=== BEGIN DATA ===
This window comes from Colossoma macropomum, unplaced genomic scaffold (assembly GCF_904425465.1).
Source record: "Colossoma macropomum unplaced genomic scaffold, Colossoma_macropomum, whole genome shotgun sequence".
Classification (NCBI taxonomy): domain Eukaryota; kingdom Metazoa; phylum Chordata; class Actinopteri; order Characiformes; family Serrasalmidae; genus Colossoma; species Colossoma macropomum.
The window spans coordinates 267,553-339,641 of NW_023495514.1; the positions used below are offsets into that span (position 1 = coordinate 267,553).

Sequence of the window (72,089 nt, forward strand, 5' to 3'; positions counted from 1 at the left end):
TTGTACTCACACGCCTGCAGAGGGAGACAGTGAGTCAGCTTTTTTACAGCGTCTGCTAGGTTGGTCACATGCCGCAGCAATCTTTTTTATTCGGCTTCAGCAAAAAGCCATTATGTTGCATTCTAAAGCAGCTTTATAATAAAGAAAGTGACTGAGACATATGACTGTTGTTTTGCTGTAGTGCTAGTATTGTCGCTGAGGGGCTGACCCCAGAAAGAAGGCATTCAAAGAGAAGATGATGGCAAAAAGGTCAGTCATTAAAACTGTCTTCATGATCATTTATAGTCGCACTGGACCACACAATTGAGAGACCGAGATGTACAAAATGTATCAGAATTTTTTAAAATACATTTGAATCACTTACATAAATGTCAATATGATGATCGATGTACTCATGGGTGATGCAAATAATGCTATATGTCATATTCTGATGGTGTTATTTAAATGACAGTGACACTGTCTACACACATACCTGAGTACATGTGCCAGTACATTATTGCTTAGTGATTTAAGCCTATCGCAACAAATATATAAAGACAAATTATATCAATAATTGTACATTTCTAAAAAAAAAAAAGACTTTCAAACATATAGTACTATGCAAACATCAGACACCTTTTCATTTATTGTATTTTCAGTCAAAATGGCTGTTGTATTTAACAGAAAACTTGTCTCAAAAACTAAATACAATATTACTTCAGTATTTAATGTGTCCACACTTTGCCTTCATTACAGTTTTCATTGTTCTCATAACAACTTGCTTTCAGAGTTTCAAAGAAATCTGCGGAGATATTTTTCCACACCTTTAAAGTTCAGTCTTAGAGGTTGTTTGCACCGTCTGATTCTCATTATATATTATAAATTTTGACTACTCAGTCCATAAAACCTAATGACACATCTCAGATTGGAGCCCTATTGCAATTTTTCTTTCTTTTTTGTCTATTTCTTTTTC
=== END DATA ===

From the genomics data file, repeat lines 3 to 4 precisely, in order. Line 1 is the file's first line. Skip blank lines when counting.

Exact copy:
Classification (NCBI taxonomy): domain Eukaryota; kingdom Metazoa; phylum Chordata; class Actinopteri; order Characiformes; family Serrasalmidae; genus Colossoma; species Colossoma macropomum.
The window spans coordinates 267,553-339,641 of NW_023495514.1; the positions used below are offsets into that span (position 1 = coordinate 267,553).